Spectroscopic imaging method reveals early changes leading to breast cancer

Purdue University researchers have created a new imaging technology that reveals subtle changes in breast tissue, representing a way to determine a woman's risk of developing breast cancer and to study ways of preventing it.

A live human mammary gland structure created in research that uses vibrational spectral microscopy to reveal subtle changes in breast tissue
A live human mammary gland structure created in research that uses vibrational spectral microscopy to reveal subtle changes in breast tissue

Purdue University (West Lafayette, IN) researchers have created a new imaging technology that reveals subtle changes in breast tissue, representing a way to determine a woman's risk of developing breast cancer and to study ways of preventing it.

Called vibrational spectral microscopy, the new technology identifies and tracks certain molecules by measuring their vibration with a laser. The technique works at high speed, enabling researchers to measure changes in real time in live tissue, says Ji-Xin Cheng, an associate professor of biomedical engineering and chemistry.

The researchers, using a special "3-D culture" that mimics living mammary gland tissue, also showed that a fatty acid found in some foods influences the early precancerous stage. Unlike conventional cell cultures, which are flat, the 3-D cultures have the round shape of milk-producing glands and behave like real tissue, says Sophie Lelièvre, an associate professor of basic medical sciences.

A live human mammary gland structure created in research that uses vibrational spectral microscopy to reveal subtle changes in breast tissueA live human mammary gland structure created in research that uses vibrational spectral microscopy to reveal subtle changes in breast tissue
A live human mammary gland structure created in research that uses vibrational spectral microscopy to reveal subtle changes in breast tissue, representing a potential tool to determine a woman's risk of developing breast cancer and to study ways of preventing the disease. Unlike conventional cell cultures, the 3-D cultures have the round shape of milk-producing glands and behave like real tissue. (Image courtesy of Purdue University/Shuhua Yue)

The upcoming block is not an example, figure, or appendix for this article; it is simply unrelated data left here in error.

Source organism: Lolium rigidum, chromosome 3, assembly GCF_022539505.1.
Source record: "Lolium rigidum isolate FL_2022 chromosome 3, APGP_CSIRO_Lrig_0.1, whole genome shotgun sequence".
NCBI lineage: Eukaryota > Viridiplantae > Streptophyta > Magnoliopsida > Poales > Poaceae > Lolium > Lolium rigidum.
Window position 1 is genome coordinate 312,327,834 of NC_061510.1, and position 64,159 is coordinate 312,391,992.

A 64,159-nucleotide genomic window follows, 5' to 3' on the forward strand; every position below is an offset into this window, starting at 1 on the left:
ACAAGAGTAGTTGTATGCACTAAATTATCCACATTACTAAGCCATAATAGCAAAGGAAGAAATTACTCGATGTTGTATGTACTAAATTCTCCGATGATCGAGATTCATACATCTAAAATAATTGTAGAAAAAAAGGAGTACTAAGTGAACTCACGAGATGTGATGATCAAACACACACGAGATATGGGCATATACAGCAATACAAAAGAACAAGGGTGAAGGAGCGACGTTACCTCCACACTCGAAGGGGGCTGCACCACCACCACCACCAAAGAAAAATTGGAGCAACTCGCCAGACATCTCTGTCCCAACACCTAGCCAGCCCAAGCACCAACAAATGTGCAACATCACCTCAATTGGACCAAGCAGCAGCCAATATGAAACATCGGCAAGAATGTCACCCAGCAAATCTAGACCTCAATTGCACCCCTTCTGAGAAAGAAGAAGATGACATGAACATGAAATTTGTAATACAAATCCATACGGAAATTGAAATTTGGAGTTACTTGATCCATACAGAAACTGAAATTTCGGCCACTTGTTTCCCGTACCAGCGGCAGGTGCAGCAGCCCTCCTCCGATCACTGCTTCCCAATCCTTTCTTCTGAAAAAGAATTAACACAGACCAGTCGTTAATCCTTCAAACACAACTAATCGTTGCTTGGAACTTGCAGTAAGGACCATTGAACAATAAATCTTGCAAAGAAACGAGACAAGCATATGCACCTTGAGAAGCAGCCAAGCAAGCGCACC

Researchers are studying changes that take place in epithelial cells, which make up tissues and organs where 90 percent of cancers occur. The changes in breast tissue are thought to be necessary for tumors to form, she says.

"By mimicking the early stage conducive to tumors and using a new imaging tool, our goal is to be able to measure this change and then take steps to prevent it," says Lelièvre. And by monitoring the same 3-D culture before and after exposure to certain risk factors, the new technique enables researchers to detect subtle changes in single live cells, says Cheng.

Cheng said his lab will continue to develop a hyperspectral imaging system capable of not only imaging a specific point in a culture, but also many locations to form a point-by-point map so that tissue polarity can be directly visualized.

The research is part of the International Breast Cancer and Nutrition (IBCN) project launched by Purdue in October 2010 to better understand the role nutrients and other environmental factors play in breast tissue alterations and cancer development.

The work appears in Biophysical Journal; for more information, please visit http://www.sciencedirect.com/science/article/pii/S0006349512000963.

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